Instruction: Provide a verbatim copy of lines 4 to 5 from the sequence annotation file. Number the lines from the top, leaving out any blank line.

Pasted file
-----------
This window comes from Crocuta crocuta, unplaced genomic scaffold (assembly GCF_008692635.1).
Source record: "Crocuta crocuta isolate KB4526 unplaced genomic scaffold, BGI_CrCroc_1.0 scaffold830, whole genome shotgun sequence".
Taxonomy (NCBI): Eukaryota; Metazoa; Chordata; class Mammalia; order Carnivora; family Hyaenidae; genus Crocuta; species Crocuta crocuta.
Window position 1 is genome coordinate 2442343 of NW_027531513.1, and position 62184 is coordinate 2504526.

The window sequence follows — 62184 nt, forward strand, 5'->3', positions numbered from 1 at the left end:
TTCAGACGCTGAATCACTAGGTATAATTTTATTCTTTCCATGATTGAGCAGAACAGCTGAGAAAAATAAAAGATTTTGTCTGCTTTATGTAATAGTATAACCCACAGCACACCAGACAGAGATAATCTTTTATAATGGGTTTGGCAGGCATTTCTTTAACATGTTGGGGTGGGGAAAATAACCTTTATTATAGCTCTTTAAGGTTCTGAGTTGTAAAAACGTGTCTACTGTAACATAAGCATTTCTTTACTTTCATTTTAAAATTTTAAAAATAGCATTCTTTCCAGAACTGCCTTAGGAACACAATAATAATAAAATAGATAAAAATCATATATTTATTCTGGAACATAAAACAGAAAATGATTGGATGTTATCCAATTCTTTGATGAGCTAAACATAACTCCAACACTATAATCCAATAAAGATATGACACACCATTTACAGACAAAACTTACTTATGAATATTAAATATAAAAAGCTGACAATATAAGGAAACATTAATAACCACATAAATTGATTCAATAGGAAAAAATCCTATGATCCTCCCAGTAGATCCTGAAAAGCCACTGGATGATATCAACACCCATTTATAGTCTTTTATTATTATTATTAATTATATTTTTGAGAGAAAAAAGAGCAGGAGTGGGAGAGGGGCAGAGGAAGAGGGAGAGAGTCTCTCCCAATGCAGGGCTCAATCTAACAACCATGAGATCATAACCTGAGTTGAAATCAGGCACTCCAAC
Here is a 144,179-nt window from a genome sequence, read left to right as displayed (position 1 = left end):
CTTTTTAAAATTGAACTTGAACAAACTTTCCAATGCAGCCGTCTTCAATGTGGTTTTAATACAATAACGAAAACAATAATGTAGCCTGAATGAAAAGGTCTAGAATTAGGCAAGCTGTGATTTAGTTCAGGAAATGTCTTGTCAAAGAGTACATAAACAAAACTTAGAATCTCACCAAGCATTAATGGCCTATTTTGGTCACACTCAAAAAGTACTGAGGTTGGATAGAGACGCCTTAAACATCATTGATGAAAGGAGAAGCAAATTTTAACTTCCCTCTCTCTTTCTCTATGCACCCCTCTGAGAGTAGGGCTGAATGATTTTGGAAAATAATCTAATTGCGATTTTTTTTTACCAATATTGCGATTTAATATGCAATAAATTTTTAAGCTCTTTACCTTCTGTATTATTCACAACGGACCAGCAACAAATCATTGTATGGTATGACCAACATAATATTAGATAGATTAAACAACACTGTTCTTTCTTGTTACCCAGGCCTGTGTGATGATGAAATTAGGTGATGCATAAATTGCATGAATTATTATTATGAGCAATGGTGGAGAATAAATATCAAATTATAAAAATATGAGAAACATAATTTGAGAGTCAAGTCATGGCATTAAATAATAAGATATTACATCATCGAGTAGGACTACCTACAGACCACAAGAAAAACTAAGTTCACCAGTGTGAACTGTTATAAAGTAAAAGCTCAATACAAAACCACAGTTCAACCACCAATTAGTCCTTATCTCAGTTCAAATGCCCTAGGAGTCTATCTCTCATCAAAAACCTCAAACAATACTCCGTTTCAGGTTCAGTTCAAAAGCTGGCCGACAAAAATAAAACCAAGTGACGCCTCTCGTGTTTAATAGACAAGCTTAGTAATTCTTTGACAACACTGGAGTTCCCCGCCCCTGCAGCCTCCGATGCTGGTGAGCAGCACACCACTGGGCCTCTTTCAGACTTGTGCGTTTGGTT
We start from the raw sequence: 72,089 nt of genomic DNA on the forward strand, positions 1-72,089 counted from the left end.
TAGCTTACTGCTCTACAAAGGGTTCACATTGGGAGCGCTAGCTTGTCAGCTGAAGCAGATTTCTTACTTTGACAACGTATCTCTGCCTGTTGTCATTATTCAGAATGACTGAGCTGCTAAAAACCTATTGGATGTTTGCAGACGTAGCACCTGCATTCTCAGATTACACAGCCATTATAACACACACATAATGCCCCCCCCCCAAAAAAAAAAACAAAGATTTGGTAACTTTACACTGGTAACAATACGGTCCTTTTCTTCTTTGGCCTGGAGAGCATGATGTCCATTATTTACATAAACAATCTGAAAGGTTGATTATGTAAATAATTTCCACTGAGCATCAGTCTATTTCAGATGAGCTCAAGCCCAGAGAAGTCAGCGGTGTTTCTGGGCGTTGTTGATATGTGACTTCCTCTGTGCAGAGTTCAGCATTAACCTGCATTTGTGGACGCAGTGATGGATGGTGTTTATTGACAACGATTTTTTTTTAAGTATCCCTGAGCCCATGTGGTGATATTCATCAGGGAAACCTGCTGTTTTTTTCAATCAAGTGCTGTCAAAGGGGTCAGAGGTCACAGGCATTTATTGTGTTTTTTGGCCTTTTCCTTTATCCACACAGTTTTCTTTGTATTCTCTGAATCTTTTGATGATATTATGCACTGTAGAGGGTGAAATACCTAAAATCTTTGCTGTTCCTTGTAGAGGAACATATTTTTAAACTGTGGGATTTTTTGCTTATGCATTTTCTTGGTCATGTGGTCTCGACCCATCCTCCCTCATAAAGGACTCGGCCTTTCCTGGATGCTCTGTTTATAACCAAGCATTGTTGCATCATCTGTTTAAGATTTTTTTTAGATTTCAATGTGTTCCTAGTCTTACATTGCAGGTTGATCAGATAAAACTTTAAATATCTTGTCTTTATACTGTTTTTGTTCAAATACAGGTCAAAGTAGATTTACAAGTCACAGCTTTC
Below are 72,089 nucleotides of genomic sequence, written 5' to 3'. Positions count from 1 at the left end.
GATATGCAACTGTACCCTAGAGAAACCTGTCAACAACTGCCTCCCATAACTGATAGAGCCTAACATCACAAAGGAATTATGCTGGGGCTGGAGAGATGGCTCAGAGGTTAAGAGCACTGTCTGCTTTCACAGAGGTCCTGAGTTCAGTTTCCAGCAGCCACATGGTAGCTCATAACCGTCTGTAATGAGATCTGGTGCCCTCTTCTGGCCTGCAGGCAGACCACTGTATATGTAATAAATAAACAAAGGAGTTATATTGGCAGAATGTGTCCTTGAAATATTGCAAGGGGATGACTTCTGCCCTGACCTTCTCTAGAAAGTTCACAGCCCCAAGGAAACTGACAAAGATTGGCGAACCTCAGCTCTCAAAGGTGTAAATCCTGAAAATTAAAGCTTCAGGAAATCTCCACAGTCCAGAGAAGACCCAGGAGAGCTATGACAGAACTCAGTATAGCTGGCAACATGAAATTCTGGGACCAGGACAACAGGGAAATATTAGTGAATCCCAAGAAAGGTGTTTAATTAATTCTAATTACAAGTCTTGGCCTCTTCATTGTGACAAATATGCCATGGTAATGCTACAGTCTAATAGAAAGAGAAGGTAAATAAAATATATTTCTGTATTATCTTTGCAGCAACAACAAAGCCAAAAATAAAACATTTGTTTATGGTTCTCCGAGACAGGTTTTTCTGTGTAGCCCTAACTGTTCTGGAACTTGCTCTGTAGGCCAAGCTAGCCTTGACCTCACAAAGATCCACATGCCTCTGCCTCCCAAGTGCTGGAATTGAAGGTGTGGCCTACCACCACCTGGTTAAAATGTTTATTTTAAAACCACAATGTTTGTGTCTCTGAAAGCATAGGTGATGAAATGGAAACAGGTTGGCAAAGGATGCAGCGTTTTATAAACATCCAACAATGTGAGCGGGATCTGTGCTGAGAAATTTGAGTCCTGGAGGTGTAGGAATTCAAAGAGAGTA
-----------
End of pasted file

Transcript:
Window position 1 is genome coordinate 2442343 of NW_027531513.1, and position 62184 is coordinate 2504526.

The window sequence follows — 62184 nt, forward strand, 5'->3', positions numbered from 1 at the left end: